June 26, 2004.
By Gabe Romain,
An implantable chip that can serve as both a prosthetic retina and a drug delivery system has been developed to treat age-related blindness and conditions such as Parkinson's disease.
Created by researchers at the Stanford University School of Medicine in California, the chip communicates chemically rather than electrically, using neurotransmitters to stimulate cells.
"People believed that a neurotransmitter device could not be done, in the sense that it wasn't possible to deliver such small volumes of chemicals, but we show that it is possible and that further research along these lines should be done," says Stanford researcher Harvey Fishman.
The new implant, plans for which were first widely reported last December, is considered a big improvement over existing devices.
Existing implants work by converting light into electrical signals that the optic nerve then transmits to the brain.
The problem with electronic implants, however, is that it's hard to make them work properly with the body.
Whereas most artificial retinas use electrodes to stimulate nerve cells in the eye, the new prototype uses an implant that releases neurotransmitters like a natural retina.
This allows for graded responses to activation, say the researchers, enabling a more complex range of signals than the simple on and off capabilities of electrical devices.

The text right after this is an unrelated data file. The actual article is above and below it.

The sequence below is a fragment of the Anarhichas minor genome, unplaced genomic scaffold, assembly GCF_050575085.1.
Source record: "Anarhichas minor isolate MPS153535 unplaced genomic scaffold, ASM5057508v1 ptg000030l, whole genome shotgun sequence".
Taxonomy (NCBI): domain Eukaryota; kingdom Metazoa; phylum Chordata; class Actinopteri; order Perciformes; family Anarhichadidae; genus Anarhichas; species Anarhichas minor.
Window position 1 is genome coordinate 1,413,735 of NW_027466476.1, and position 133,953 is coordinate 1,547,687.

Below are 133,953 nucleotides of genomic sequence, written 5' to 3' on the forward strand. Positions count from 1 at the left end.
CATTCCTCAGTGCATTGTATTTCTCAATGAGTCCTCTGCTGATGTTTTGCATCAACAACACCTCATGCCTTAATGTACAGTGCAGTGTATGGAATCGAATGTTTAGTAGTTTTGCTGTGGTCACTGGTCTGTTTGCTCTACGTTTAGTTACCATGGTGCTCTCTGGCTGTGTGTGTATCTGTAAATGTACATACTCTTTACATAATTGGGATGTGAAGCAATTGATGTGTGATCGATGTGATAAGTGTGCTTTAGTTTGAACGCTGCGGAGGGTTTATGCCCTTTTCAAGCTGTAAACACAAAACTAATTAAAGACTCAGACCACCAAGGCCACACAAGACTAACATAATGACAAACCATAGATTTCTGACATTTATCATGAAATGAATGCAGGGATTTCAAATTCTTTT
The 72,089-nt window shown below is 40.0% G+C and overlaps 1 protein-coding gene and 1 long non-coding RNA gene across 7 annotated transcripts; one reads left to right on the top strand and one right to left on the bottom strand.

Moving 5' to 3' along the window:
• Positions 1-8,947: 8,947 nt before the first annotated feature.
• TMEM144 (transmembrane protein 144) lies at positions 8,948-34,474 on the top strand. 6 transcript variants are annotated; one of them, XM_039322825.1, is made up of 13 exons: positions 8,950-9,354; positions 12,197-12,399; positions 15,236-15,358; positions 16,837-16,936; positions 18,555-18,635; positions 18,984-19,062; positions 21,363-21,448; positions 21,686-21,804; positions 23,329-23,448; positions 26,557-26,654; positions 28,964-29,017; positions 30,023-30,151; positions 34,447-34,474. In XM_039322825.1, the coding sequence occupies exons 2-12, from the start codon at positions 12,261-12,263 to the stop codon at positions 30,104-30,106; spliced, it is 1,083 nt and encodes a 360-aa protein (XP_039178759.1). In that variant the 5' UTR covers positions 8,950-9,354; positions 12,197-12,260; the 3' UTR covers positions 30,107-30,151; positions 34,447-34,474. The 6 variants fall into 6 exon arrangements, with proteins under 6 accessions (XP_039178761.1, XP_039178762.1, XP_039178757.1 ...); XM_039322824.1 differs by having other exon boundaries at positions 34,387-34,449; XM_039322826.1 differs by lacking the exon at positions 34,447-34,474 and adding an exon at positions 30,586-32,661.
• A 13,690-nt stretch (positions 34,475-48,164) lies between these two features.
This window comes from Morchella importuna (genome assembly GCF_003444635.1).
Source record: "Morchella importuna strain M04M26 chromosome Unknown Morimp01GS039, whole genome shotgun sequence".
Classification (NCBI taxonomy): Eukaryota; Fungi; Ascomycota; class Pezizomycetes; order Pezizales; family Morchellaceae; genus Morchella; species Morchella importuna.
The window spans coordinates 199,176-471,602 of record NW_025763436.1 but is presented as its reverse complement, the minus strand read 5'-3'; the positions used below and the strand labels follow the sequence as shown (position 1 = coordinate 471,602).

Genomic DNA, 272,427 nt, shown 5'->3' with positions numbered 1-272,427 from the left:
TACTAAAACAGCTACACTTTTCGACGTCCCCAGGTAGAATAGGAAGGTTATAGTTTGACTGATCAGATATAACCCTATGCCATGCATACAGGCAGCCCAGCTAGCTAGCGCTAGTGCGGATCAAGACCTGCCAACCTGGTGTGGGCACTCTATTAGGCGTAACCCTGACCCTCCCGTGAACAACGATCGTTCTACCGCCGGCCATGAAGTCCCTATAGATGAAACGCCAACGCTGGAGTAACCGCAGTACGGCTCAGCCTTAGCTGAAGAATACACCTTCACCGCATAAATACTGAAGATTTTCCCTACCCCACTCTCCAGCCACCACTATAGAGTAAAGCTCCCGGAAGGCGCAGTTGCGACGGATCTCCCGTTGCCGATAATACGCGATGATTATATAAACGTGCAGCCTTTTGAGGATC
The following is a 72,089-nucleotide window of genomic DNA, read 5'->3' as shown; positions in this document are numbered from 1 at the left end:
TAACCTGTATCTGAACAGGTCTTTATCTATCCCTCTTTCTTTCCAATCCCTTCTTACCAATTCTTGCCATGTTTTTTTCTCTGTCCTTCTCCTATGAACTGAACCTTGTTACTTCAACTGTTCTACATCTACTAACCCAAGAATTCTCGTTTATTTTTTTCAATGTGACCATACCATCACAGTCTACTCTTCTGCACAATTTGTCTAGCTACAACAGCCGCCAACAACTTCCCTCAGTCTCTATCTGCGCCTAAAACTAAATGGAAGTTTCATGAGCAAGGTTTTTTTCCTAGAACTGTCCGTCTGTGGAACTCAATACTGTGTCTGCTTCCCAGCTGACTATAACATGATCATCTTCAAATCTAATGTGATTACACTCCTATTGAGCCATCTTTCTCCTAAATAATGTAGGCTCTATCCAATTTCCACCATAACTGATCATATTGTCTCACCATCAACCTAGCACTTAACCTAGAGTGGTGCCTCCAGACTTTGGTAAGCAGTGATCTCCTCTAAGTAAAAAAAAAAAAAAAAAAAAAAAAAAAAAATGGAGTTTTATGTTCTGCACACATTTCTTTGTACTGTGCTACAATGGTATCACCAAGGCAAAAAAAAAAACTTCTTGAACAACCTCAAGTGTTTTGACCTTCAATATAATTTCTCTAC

The team built the computer chip with four tiny openings, which excrete droplets of chemicals using electro-osmosis—the movement of electrically charged particles in a fluid under the influence of an electric field.
Although the chip has many potential applications, the Stanford team is mainly concerned with devising a treatment for age-related macular degeneration, the most common cause of blindness.
Because the chip can draw droplets of fluid in as well as out, it could also enable researchers to take samples in real time, giving them a chemical picture of what goes on in living tissues during certain processes.
The chip could also serve as a drug delivery system, rationing small amounts of drugs precisely where they're needed, such as dopamine in the brains of people with Parkinson's disease.
However, the researchers say that it's still several years away from clinical trials.
"We still have to look at how these chips interact with the body and ensure there's no toxicity or clogging of microchannels and so forth," says Fishman. "There are a lot of potential pitfalls, as with any new technology, but the advantages are well worth the potential challenges."
The research is reported in the Proceedings of the National Academy of Sciences.
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